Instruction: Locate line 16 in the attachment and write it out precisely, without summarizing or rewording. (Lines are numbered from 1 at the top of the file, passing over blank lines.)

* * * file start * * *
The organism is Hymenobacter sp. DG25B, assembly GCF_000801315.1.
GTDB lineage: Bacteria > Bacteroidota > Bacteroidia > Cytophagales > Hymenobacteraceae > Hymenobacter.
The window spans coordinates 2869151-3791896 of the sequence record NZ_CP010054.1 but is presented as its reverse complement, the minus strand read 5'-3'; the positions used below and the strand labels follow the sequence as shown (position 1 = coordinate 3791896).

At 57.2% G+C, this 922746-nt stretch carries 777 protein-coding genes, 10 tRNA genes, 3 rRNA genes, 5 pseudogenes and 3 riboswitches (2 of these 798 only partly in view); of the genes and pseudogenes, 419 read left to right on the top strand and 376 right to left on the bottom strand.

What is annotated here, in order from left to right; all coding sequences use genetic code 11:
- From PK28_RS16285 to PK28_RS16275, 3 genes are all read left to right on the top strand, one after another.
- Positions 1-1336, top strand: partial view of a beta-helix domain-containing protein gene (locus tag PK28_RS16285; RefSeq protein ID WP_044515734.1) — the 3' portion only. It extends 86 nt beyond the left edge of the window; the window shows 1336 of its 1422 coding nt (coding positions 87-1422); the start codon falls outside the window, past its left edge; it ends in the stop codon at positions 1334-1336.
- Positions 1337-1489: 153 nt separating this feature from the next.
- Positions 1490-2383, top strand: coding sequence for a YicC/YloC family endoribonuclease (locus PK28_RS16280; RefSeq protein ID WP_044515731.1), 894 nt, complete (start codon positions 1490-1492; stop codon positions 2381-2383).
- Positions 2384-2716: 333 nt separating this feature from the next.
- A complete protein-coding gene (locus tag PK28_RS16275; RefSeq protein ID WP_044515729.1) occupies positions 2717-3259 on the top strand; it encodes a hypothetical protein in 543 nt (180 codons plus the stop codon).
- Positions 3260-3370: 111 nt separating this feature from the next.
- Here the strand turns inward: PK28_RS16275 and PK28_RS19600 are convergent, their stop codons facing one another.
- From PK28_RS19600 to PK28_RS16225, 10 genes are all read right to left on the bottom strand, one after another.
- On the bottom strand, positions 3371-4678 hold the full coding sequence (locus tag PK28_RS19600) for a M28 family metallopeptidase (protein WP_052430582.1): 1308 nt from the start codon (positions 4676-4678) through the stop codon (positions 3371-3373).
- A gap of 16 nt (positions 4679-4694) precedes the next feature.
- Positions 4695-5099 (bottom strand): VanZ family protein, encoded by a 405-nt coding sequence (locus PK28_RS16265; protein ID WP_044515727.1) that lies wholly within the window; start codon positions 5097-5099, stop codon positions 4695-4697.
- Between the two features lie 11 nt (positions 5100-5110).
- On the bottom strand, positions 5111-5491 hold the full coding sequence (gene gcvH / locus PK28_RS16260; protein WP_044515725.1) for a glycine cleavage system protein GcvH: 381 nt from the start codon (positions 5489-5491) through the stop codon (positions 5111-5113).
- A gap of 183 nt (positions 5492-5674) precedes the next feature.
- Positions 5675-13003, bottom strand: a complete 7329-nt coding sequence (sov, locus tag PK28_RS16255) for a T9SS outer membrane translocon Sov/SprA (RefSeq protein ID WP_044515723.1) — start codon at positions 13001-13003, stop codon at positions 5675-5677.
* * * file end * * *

- A gap of 16 nt (positions 4679-4694) precedes the next feature.